Property damage still illegal in Seattle after judge clarifies decision
Jun 15, 2023, 10:28 AM | Updated: Jul 6, 2023, 8:37 am
(Photo by Bill Kaczaraba/MyNorthwest.com)
While the Seattle Police Department (SPD) initially said they were not able to enforce property damage laws after a ruling from a federal judge regarding the city’s anti-graffiti ban, a clarification from the judge said that the law can be enforced.
U.S. District Court Judge Marcha Pechman filed an injunction Tuesday that the City of Seattle cannot enforce its anti-graffiti ban. SPD originally said after the ruling that means “until further order of the Court, SPD cannot take action on damage to property under this law. This is not a matter within SPD or City discretion; we are bound by the court order as it is written.”
Initially, it was unclear what the injunction covered since the city ordinance covers multiple types of property crimes, including smashing windows or destroying personal property. The judge clarified that the injunction is only related to the city’s laws around graffiti.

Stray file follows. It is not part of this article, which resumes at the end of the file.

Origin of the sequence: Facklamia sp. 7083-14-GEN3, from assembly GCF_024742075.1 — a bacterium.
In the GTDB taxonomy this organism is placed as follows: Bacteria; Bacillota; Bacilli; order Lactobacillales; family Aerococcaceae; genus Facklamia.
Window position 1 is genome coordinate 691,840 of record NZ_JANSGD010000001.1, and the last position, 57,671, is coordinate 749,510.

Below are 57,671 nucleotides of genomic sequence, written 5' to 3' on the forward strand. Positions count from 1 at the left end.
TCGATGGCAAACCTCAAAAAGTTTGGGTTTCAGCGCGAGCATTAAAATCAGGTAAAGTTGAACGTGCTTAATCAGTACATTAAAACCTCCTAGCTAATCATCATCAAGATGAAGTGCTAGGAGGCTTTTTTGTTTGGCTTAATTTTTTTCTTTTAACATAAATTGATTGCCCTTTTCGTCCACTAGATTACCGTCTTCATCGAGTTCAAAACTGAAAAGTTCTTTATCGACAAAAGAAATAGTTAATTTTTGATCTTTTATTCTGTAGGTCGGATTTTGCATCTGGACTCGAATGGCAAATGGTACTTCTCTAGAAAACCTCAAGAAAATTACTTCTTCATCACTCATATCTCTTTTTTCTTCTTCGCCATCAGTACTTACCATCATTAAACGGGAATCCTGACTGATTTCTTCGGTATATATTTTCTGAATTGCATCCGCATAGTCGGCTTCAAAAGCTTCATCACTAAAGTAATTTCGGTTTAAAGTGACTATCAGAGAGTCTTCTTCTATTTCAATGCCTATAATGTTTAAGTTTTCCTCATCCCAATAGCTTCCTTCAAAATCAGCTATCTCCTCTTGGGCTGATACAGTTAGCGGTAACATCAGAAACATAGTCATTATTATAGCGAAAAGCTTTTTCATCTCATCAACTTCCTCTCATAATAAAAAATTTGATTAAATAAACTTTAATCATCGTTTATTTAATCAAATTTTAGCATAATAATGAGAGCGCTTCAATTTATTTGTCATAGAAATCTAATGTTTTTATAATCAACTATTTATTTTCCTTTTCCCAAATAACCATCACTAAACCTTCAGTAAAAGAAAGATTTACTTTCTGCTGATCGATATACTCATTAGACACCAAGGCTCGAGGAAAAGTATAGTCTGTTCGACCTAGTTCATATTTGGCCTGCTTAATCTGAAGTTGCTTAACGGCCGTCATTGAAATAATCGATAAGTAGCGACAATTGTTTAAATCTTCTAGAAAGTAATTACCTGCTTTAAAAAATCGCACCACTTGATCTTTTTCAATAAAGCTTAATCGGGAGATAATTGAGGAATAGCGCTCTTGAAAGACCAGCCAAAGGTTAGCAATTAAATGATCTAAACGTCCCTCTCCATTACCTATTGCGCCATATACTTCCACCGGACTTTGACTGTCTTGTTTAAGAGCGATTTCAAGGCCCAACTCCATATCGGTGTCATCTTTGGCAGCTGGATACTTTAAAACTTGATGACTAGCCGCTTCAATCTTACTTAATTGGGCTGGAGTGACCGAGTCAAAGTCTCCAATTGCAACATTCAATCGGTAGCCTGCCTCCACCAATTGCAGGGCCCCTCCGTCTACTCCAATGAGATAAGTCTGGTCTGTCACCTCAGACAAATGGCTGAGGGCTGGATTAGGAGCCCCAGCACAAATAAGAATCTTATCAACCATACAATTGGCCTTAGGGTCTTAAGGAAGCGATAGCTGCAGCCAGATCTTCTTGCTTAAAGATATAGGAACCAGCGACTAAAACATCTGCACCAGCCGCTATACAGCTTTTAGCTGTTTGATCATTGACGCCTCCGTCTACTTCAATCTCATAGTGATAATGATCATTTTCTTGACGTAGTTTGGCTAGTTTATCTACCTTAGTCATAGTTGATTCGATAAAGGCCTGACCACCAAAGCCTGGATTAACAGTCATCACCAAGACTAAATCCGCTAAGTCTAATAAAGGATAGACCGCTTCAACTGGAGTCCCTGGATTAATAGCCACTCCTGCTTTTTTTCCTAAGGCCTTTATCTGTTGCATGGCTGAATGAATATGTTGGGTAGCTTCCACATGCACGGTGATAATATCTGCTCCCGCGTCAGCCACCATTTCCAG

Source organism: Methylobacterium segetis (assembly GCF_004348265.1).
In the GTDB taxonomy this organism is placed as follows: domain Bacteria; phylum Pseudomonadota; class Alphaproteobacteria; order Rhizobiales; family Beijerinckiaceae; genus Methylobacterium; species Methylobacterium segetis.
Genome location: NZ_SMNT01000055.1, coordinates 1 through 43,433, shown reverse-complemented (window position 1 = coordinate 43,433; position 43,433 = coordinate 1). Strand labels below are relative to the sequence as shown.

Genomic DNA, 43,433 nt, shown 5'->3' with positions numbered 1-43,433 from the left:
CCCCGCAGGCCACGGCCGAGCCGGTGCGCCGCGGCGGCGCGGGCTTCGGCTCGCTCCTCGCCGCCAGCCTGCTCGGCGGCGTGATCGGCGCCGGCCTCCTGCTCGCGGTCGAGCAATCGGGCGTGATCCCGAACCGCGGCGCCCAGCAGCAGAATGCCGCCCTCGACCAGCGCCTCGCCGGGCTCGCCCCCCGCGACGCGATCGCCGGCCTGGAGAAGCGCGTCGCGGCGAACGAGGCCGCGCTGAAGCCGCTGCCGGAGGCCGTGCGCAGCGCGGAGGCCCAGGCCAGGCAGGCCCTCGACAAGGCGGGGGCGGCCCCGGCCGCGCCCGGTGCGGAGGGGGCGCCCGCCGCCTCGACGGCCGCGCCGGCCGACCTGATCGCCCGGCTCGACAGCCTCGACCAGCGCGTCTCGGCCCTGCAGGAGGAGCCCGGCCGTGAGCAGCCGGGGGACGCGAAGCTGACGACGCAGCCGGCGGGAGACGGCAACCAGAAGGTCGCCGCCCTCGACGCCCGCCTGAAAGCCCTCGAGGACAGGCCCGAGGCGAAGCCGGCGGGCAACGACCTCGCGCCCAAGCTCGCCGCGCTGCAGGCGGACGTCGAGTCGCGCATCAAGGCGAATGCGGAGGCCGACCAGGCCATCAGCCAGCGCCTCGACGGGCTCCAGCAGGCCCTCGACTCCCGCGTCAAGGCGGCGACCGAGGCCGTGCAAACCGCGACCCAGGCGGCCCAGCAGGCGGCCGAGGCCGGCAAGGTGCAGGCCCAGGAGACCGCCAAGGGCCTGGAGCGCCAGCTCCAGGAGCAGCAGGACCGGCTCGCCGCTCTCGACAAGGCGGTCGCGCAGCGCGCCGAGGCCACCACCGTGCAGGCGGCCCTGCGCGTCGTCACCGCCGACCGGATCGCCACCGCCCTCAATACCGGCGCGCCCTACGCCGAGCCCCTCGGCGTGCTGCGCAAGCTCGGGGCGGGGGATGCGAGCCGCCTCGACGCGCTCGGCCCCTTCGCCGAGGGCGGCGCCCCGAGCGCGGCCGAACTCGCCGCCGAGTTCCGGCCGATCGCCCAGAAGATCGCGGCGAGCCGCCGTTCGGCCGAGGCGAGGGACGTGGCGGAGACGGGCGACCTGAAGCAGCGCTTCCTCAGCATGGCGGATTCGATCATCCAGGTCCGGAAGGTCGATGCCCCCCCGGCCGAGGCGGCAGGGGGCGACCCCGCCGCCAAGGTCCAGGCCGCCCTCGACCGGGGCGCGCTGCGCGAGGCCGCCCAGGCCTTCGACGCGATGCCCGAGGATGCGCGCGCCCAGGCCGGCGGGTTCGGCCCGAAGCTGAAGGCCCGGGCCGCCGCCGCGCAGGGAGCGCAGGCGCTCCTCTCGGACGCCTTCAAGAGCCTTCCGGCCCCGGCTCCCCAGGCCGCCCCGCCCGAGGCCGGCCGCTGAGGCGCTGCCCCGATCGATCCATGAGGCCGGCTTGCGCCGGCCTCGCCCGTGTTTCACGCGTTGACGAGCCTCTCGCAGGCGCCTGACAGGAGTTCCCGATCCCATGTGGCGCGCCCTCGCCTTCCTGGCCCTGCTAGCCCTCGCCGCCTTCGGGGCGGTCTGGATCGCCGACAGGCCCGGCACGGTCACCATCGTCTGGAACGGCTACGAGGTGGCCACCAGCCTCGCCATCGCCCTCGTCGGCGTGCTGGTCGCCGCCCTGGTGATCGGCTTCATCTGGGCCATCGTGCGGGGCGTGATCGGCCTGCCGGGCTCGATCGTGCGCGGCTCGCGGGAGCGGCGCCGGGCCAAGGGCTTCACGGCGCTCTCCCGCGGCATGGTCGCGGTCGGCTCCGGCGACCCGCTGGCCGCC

Seattle police are able to make arrests for other types of property crimes, and the “Criminal Division of the City Attorney’s Office will immediately resume charging cases of property destruction,” the City Attorney’s Office said.
In response to a stipulated agreement of the parties in Tucson et al. v. Seattle, U.S. District Court Judge Marsha J. Pechman issued an order clarifying that the court’s preliminary injunction order from June 13 does not enjoin the City of Seattle from enforcing Seattle Municipal Code 12A.08.020.A.1, making intentionally damaging the property of another a gross misdemeanor. The preliminary injunction still applies to enforcement of the prohibition on property defacement (including graffiti) under A.2 of that ordinance.
The ruling came in connection with a lawsuit filed by four people who used charcoal and chalk to write messages protesting police violence in early 2021 — on a temporary concrete wall outside the SPD’s East Precinct.
Seattle’s ordinance says that’s a gross misdemeanor — but the judge disagreed — saying the law is too vague, over-broad, and violates constitutional rights.